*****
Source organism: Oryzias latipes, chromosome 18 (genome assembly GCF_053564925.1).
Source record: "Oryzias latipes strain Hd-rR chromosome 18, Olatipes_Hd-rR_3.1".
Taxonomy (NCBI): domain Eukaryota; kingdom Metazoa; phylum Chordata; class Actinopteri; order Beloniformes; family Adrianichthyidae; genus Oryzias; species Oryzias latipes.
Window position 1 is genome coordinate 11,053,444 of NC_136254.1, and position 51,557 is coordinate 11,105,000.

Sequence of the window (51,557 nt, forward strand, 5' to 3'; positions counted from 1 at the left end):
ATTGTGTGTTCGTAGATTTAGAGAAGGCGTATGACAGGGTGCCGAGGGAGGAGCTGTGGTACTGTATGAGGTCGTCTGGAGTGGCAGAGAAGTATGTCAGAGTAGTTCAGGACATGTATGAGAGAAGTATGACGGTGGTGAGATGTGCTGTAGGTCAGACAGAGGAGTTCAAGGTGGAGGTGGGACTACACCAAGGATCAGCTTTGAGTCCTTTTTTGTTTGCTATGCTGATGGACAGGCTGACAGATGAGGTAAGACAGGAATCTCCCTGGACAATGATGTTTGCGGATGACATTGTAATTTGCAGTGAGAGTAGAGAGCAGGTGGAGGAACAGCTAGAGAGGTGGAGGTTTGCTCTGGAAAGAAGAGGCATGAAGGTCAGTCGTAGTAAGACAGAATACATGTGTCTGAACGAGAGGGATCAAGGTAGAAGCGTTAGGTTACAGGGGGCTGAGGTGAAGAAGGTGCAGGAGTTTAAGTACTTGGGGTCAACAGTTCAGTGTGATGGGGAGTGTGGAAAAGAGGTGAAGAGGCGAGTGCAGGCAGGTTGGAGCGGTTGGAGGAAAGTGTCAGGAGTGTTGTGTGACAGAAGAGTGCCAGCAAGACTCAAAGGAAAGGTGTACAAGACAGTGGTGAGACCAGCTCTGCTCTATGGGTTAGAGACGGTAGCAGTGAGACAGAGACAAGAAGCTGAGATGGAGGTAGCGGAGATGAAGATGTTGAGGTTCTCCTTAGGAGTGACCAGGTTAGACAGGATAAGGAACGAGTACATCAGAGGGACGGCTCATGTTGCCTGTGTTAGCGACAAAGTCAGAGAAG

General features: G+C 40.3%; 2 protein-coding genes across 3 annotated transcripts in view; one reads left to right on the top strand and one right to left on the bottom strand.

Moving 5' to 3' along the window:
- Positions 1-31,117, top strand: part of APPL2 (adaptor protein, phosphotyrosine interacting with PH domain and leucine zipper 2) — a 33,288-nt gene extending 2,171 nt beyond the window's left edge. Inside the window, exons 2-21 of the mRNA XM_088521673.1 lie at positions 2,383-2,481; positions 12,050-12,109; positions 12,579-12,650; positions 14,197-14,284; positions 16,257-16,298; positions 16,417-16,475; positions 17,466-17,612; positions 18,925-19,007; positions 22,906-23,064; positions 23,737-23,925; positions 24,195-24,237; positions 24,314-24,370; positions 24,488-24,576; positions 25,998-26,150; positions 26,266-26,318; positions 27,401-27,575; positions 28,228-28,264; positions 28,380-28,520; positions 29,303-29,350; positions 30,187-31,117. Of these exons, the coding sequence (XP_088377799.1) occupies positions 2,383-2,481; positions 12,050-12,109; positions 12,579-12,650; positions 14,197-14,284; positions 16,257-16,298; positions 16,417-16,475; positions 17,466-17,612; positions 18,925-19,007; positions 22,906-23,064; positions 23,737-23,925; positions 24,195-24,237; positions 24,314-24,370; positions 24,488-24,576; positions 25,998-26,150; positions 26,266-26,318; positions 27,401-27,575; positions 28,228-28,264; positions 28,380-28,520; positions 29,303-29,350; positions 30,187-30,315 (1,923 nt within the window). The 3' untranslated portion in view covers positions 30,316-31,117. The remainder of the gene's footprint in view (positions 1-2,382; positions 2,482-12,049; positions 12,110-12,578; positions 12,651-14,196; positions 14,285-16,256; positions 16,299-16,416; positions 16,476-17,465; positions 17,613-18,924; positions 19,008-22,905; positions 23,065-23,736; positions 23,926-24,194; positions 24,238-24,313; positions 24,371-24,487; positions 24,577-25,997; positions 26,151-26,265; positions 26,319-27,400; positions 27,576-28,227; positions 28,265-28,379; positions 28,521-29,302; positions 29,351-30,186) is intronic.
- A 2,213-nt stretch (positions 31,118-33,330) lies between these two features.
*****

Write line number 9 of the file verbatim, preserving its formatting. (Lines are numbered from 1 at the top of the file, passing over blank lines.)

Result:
- Positions 1-31,117, top strand: part of APPL2 (adaptor protein, phosphotyrosine interacting with PH domain and leucine zipper 2) — a 33,288-nt gene extending 2,171 nt beyond the window's left edge. Inside the window, exons 2-21 of the mRNA XM_088521673.1 lie at positions 2,383-2,481; positions 12,050-12,109; positions 12,579-12,650; positions 14,197-14,284; positions 16,257-16,298; positions 16,417-16,475; positions 17,466-17,612; positions 18,925-19,007; positions 22,906-23,064; positions 23,737-23,925; positions 24,195-24,237; positions 24,314-24,370; positions 24,488-24,576; positions 25,998-26,150; positions 26,266-26,318; positions 27,401-27,575; positions 28,228-28,264; positions 28,380-28,520; positions 29,303-29,350; positions 30,187-31,117. Of these exons, the coding sequence (XP_088377799.1) occupies positions 2,383-2,481; positions 12,050-12,109; positions 12,579-12,650; positions 14,197-14,284; positions 16,257-16,298; positions 16,417-16,475; positions 17,466-17,612; positions 18,925-19,007; positions 22,906-23,064; positions 23,737-23,925; positions 24,195-24,237; positions 24,314-24,370; positions 24,488-24,576; positions 25,998-26,150; positions 26,266-26,318; positions 27,401-27,575; positions 28,228-28,264; positions 28,380-28,520; positions 29,303-29,350; positions 30,187-30,315 (1,923 nt within the window). The 3' untranslated portion in view covers positions 30,316-31,117. The remainder of the gene's footprint in view (positions 1-2,382; positions 2,482-12,049; positions 12,110-12,578; positions 12,651-14,196; positions 14,285-16,256; positions 16,299-16,416; positions 16,476-17,465; positions 17,613-18,924; positions 19,008-22,905; positions 23,065-23,736; positions 23,926-24,194; positions 24,238-24,313; positions 24,371-24,487; positions 24,577-25,997; positions 26,151-26,265; positions 26,319-27,400; positions 27,576-28,227; positions 28,265-28,379; positions 28,521-29,302; positions 29,351-30,186) is intronic.